H3.00006: Topological detection of Lagrangian coherent structures Jean-Luc Thiffeault, Michael Allshouse In many applications, particularly in geophysics, we often have fluid trajectory data from floats, but little or no information about the underlying velocity field. The standard techniques for finding transport barriers, based for example on finite-time Lyapunov exponents, are then inapplicable. However, if there are invariant regions in the flow this will be reflected by a `bunching up' of trajectories. We show that this can be detected by tools from topology. The method relies on examining a large number of topological loops, encoded symbolically. These loops wrap around the trajectories, which are viewed as topological obstacles. As the trajectories move around, they cause most loops to grow. The few loops that do not grow, or grow slowly, can be associated with coherent structures. [Preview Abstract] |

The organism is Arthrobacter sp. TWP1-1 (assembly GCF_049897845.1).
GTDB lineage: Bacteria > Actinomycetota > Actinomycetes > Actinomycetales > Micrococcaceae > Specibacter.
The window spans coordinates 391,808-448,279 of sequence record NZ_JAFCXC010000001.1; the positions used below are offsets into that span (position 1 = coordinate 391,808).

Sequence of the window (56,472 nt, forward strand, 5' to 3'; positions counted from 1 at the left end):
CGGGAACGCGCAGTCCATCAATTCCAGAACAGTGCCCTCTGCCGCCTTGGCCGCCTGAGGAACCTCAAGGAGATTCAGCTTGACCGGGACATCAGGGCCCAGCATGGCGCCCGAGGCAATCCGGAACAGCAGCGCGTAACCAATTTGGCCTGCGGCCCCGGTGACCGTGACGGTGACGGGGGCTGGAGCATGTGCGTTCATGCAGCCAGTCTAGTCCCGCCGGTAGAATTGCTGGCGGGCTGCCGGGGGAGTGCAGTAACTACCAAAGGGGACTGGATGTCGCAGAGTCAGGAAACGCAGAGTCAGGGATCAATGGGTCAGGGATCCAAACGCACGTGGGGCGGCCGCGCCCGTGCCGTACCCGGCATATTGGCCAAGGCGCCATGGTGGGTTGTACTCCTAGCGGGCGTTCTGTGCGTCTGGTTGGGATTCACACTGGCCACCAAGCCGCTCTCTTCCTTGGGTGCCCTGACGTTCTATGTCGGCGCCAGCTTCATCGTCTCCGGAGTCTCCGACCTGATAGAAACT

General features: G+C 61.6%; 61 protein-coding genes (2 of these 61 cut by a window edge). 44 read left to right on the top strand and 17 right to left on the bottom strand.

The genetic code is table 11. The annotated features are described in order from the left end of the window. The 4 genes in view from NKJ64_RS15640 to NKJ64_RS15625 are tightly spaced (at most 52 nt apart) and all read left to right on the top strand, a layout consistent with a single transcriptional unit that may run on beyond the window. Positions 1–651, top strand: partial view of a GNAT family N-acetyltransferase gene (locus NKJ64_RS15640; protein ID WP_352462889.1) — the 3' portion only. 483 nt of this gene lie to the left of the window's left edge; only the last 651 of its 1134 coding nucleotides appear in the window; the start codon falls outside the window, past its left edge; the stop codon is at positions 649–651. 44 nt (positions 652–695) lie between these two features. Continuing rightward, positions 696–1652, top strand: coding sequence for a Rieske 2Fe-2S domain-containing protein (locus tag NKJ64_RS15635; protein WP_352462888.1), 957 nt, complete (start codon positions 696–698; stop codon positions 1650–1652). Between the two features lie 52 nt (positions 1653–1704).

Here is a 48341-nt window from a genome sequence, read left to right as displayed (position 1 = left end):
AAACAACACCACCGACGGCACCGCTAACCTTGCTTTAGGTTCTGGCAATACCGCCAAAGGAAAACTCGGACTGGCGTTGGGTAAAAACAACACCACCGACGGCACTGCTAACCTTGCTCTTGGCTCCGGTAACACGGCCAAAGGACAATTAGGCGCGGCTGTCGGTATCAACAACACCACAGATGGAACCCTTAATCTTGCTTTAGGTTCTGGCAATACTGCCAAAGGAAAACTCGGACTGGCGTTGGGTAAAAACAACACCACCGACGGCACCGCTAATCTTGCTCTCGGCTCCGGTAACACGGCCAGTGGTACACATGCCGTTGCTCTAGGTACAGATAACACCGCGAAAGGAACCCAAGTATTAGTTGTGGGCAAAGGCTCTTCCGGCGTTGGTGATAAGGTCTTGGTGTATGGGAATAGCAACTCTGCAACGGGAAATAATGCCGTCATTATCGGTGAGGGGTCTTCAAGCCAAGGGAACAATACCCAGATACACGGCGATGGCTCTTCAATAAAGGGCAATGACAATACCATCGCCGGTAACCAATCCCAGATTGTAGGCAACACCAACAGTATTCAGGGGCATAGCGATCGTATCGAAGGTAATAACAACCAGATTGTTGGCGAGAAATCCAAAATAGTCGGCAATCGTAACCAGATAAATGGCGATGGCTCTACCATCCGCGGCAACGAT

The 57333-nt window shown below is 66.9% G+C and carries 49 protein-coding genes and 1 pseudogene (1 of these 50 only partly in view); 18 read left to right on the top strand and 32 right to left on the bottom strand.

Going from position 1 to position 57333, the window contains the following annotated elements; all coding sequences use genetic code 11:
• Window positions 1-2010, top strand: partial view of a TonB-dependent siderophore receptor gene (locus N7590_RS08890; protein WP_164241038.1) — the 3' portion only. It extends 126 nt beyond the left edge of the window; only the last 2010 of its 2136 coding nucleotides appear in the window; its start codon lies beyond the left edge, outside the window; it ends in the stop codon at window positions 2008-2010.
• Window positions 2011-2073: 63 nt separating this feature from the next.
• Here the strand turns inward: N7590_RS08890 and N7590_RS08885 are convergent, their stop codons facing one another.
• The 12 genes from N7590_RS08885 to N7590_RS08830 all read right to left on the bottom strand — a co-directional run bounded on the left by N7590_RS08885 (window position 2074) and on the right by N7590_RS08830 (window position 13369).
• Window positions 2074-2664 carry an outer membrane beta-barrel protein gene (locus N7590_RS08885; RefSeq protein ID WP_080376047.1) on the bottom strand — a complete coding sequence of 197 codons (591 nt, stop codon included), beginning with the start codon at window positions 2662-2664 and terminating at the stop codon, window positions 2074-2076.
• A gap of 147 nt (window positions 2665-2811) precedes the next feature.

Monday, November 21, 2011 11:48AM - 12:01PM |
H3.00007: Stochasticity enhances hydrodynamic trapping of swimming particles in chaotic flow Nidhi Khurana, Nicholas T. Ouellette We use numerical methods to investigate the dynamics of swimming particles in a two-dimensional chaotic flow field. We model the swimmers as point-like spherical particles. We include stochastic motion in addition to deterministic swimming. We find that hydrodynamic trapping, which we had previously observed for deterministic swimming alone, can be significantly enhanced by the addition of noise terms. We therefore argue that a suppression of transport due to particle activity does not depend on the detailed swimmer model, but is likely a generic effect. [Preview Abstract] |